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by Galeazzo Ciano,Robert L. Miller,V. Umberto Coletti-Perucca

Download Diary 1937-1943 fb2, epub

ISBN: 1929631022
Author: Galeazzo Ciano,Robert L. Miller,V. Umberto Coletti-Perucca
Language: English
Publisher: Enigma Books; 1st edition (March 1, 2002)
Pages: 625
Category: Historical
Subcategory: Biography
Rating: 4.7
Votes: 822
Size Fb2: 1200 kb
Size ePub: 1556 kb
Size Djvu: 1713 kb
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by Galeazzo Ciano (Author), Robert L. Miller (Translator), V. Umberto Coletti-Perucca (Translator) & 0 more. Galeazzo Ciano was Mussolini's foreign affairs minister and his son-in-law

by Galeazzo Ciano (Author), Robert L. Galeazzo Ciano was Mussolini's foreign affairs minister and his son-in-law. He was also a meticulous journal keeper, and the first complete English translation (by Robert L. Miller and Stanislao G. Pugliese) of Galeazzo Ciano: Diary 1937-1943 records his growing disenchantment with the German alliance and with Il Duce himself. In clean, succinct prose, Ciano candidly chronicles the murderous, unscrupulous operations of Nazi leadership, especially of Hitler and von Ribbentrop.

Galeazzo Ciano, Diary 1937–1943, Preface by Renzo De Felice (Professor of History University of Rome) and original introduction by Sumner Welles (. Under Secretary of State 1937–1943), translated by Robert L. Miller (Enigma Books, 2002), ISBN 1-929631-02-2. The Ciano Diaries 1939–1943: The Complete, Unabridged Diaries of Count Galeazzo Ciano, Italian Minister of Foreign Affairs, 1936–1943 (2000). Giordano Bruno Guerri – Un amore fascista.

Edda Ciano was faced with the difficult problem of smuggling the diaries out of Italy. She was herself under constant surveillance. The Nazis had offered a large reward for delivery of the manuscript, and the Fascists were also intent on preventing these revealing documents from leaving the country. For her perilous journey from the neighborhood of Milan to the Swiss frontier Edda Ciano disguised herself as a peasant woman and concealed the diaries under her skirts fastened to a belt.

AbeBooks Galeazzo Ciano was Mussolini's foreign affairs minister and his son-in-law.

Galeazzo Ciano was Mussolini's foreign affairs minister and his son-in-law. The Ciano Diaries 1939–1943: The Complete, Unabridged Diaries of Count Galeazzo Ciano, Italian Minister of Foreign Affairs, 1936–1943 (2000) ISBN 1-931313-74-1. Benito, Edda e Galeazzo.

Diary 1937-1943 book . Galeazzo Ciano was Mussolini's confidant and advisor, and met with the foreign leaders with whom Mussolini had dealings. This is World War II seen from the inside.

Galeazzo Ciano was Mussolini's confidant and advisor, and met with the foreign leaders with whom Mussolini had dealings.

New York: Enigma Books . Galeazzo Ciano, Diary 1937–1943, Preface by Renzo De Felice (Professor of History University of Rome) and original introduction by Sumner Welles (.

The Ciano Diaries are one of the most important documents recording the events taking place in Europe leading up to the Second World War and how they effected the rest of the world. Galezzo Ciano was in the forefront of those momentous events,not only because he happened to be Mussolini's son in law, but most important because at the age of 35 he was also Italy's Minister of Foreign Affairs and one of the major proponents of the Axis Alliance with Nazi Germany.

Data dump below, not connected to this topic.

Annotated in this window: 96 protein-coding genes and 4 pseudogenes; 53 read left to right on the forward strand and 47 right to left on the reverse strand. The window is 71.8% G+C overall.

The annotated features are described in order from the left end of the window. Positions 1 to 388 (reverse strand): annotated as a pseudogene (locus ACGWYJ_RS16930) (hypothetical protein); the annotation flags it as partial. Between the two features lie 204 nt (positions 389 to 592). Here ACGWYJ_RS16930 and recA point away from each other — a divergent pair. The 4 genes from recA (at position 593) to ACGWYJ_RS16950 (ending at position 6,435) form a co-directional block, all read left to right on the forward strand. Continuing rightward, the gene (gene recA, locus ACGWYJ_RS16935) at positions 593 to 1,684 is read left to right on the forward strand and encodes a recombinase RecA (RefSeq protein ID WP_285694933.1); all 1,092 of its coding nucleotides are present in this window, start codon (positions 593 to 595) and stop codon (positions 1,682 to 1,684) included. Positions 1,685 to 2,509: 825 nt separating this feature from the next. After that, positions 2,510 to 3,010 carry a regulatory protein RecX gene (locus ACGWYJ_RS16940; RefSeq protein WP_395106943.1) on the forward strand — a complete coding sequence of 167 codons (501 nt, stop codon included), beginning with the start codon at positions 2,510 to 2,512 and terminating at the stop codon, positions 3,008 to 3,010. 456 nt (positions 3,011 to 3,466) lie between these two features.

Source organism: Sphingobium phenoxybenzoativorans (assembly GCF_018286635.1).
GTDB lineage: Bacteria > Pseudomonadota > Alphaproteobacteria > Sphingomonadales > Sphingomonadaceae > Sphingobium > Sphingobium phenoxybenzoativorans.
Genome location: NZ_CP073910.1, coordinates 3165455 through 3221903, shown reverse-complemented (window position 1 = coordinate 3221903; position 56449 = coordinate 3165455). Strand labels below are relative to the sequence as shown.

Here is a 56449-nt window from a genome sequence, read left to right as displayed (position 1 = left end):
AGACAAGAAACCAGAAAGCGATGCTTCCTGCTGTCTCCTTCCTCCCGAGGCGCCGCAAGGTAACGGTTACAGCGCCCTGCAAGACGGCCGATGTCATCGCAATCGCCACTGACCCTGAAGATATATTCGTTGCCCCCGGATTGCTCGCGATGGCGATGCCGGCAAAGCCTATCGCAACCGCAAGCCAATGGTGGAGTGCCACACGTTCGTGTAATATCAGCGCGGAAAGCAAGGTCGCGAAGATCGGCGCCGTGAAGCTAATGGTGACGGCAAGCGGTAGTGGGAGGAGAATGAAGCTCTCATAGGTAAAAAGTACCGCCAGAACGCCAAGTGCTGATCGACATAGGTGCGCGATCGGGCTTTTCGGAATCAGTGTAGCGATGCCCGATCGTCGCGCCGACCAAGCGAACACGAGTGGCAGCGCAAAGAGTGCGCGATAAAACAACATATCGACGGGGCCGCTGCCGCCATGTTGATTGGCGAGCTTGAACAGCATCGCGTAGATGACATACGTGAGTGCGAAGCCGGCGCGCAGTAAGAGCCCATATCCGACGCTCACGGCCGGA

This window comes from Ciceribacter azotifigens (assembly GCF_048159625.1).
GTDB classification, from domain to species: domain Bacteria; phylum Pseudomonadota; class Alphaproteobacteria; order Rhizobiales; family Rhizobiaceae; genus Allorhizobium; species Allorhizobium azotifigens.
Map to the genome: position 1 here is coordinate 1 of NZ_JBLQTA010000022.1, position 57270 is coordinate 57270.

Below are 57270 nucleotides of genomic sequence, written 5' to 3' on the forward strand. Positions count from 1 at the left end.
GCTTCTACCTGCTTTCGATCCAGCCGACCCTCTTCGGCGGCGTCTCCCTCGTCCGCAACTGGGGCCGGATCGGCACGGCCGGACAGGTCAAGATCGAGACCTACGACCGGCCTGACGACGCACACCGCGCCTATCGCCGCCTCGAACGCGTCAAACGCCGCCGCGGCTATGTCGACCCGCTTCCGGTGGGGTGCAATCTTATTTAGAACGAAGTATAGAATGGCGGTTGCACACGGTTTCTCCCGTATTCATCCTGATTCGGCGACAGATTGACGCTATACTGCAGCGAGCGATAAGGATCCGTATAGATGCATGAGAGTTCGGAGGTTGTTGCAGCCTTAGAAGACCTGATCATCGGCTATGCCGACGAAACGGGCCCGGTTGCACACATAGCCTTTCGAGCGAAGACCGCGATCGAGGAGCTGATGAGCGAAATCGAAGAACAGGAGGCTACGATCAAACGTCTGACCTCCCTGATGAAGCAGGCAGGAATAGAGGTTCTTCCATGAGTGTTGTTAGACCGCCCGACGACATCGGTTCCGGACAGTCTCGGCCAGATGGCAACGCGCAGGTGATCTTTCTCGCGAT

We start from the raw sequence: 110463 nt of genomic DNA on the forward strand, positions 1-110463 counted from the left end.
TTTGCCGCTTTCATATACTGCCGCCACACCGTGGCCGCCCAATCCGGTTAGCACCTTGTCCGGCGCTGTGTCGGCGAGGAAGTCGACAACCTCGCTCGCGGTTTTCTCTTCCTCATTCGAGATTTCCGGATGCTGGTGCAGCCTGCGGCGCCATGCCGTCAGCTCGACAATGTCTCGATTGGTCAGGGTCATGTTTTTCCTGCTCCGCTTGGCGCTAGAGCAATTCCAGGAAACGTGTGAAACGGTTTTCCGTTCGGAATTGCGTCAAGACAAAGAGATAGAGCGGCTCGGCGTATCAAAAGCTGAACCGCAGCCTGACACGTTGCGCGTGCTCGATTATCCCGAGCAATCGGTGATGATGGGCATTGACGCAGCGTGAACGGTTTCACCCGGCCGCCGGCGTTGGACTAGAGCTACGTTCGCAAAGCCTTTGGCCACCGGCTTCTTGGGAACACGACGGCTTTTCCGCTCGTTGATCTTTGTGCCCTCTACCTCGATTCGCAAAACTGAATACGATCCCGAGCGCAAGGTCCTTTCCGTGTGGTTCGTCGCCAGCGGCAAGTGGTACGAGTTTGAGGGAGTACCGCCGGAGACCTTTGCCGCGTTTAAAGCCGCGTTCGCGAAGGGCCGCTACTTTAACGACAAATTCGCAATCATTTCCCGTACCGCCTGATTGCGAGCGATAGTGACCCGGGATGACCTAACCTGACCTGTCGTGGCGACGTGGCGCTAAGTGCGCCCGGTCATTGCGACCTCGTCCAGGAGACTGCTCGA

Comments:

Ariseym
Fascinating firsthand observations of the events that led to WWII and the early years of the war itself. Ciano is at times a sympathetic figure whose predictions of the impending disaster should Italy enter the war were correct. The sympathy disappears when he then shifts to an unshakeable, strutting confidence that he can recreate a Roman Empire with its heart in the Balkans utilizing an Italian army he knows to be woefully weak. One finds it difficult to reconcile these conflicting world views of his.

Although Ciano could read world leaders, discern their motives and predict their actions he was fatally unable to discern the influence of the Petacci family upon Mussolini before it was too late. His inability to foresee his own arrest, imprisonment and execution is at odds with his other political talents.
Reddefender
Not many of the bigwigs of the `30s and `40s left diaries, but Count Galeazzo Ciano did. Historians have long used it for glimpses into the Nazis behavior, but as a loser in a losing country, Ciano's diaries have not been read for insight into Ciano. At least, not in English.

A full and reasonably accurate, though only skimpily annotated, edition, this one, was not issued even in Italy until 1980, and not translated into English until 2002.

Although Ciano wrote only a political diary, and even then asserted that it was only notes jotted during busy days as foreign minister, what he left is nevertheless revealing of more than names and dates .

The one word historians use most often about Mussolini, Ciano's father-in-law, and the other leading Fascists is probably strutting. They are well justified in doing so.

Strutting, posing, hollow men all.

There was a great deal of blather in the `20s and `30s about Fascism as an ideology, its "corporatist" way supposedly offering a better system than parliamentary democracy, which was, in truth, in disrepute for excellent reasons. Ciano makes it clear, partly by omission, that nobody believed less in Fascism than the leading Fascists.

They were nothing but gangsters, a sort of super Mafia who had come into control of a state. Not unlike Baathists in Iraq and Syria.